Over half a million migrants have crossed the inhospitable Darien jungle, located on the border between Colombia and Panama, on their way to the United States this year. This record number doubles the total for all of 2022, a Panamanian minister reported this Wednesday.
“Yes,” answered Juan Manuel Pino, the Panamanian Minister of Security, succinctly to AFP’s question if the number of migrants entering the country through the jungle this year had surpassed half a million. In the jungle, which is filled with natural obstacles, there are also bands that rob, kidnap, and violate.
Previously, the Ministry of Security reported that as of October 31, 458,000 migrants, including nearly 300,000 Venezuelans, had crossed the natural border of the Darien, which spans 266 km in length and covers an area of 575,000 hectares. This jungle has become a corridor for migrants from South America trying to reach the United States via Central America and Mexico.
The record of more than half a million greatly exceeds the total for the previous year, when 248,000 people passed through the inhospitable jungle, according to official Panamanian data.
In addition to Venezuelans, the jungle is mainly crossed by Ecuadorians (50,000 until October), Haitians (41,000), Chinese (18,000), as well as Vietnamese, Afghans, and individuals from African countries. People of all ages, including babies just a few weeks old, undertake this journey.
This situation has forced the Panamanian government, along with international organizations, to set up migrant care centers at various points in the country.
“Thousands of [migrant] people who risk their lives, often along with their families, need an immediate and ongoing response of protection and humanitarian assistance,” said Olivier Dubois, head of the International Committee of the Red Cross (ICRC) delegation for Mexico and Central America, this Wednesday.
Migrants “face dangers” and have specific protection needs, “especially if they were victims of sexual violence, extortion, kidnappings, or other crimes,” added Dubois in a press conference in Panama’s capital.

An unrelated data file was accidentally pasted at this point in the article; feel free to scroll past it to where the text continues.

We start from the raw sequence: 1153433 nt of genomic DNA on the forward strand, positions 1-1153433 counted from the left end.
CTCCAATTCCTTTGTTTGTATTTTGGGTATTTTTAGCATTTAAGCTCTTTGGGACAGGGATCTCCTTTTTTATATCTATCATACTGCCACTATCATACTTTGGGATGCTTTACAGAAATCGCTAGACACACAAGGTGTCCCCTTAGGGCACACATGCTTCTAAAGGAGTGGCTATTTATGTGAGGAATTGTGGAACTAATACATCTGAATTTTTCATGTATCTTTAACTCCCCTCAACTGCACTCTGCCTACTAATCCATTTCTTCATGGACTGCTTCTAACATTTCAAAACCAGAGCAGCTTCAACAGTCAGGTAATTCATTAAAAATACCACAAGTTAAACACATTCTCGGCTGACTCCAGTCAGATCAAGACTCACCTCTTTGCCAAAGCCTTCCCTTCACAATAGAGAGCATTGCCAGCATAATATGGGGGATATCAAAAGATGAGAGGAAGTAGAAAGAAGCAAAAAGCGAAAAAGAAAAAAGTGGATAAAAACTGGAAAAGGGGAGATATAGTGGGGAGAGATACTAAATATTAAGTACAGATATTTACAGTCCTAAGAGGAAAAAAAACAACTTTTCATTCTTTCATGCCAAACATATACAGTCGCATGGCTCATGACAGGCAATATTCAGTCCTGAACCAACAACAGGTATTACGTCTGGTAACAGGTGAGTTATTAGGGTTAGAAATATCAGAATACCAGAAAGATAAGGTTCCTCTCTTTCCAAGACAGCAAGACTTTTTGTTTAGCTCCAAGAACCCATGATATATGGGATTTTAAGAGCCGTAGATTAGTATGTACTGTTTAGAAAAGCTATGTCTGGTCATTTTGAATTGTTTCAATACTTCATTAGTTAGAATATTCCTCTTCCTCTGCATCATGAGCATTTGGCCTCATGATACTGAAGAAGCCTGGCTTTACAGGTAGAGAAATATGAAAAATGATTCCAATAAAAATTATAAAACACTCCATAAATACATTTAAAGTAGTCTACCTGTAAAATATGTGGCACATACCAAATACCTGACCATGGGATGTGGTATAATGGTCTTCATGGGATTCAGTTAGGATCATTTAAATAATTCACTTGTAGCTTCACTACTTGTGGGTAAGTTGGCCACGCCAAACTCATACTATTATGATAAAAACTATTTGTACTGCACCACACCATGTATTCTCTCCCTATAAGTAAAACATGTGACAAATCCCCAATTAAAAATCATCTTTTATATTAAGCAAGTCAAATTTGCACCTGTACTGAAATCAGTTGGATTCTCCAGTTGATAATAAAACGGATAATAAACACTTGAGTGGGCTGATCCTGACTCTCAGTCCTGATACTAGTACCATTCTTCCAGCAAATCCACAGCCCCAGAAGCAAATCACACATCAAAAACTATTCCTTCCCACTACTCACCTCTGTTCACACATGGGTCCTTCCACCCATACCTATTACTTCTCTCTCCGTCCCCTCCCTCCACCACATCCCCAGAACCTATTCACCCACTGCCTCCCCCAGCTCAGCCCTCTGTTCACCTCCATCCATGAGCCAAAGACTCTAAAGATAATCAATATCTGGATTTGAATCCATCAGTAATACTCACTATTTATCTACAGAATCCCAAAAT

To try to contain this migratory wave, the Panamanian authorities announced a series of measures on September 9, such as increasing the deportation of those who enter the country irregularly.
After crossing the jungle, the thousands of migrants arrive at the village of Bajo Chiquito, where they sleep outdoors while queuing to board canoes the next morning. These canoes will take them to a shelter in Lajas Blancas, navigating almost three hours on the Tuquesa river, with a fare of 25 dollars per passenger.
In Bajo Chiquito, staff from UN agencies like UNHCR and IOM, as well as Doctors Without Borders (MSF) and the Red Cross, are present to assist the migrants.
From Lajas Blancas, they continue on buses, paying another 40 dollars, to cross Panama towards the border with Costa Rica, and then they proceed to Nicaragua, Honduras, Guatemala, and Mexico, until reaching the United States border.
A month ago, United States President Joe Biden met with Latin American leaders to promote growth with more investment, with the aim of curbing migration (and incidentally countering China’s influence).
Convened by Mexico, presidents and foreign ministers from a dozen Latin American countries discussed mechanisms to contribute to orderly migration on October 22.
Also, the President of Costa Rica, Rodrigo Chaves, visited Panama in October to discuss this issue with his counterpart, Laurentino Cortizo.
“The number of migrants who have crossed the jungle amounts to more than 11% of Panama’s population. This is an unprecedented crisis that has not received enough global or regional attention,” stated Luis Eguiluz, general coordinator in Colombia and Panama of Doctors Without Borders (MSF).
“These migrants are exposed to a situation of extreme vulnerability: hunger, lack of shelter and water sources, excessive charges, misinformation and scams, xenophobia, and physical, psychological, and sexual violence,” added Eguiluz, quoted in an MSF statement.
In 2008, the first year for which records are available, 28 people entered Panama through this inhospitable jungle.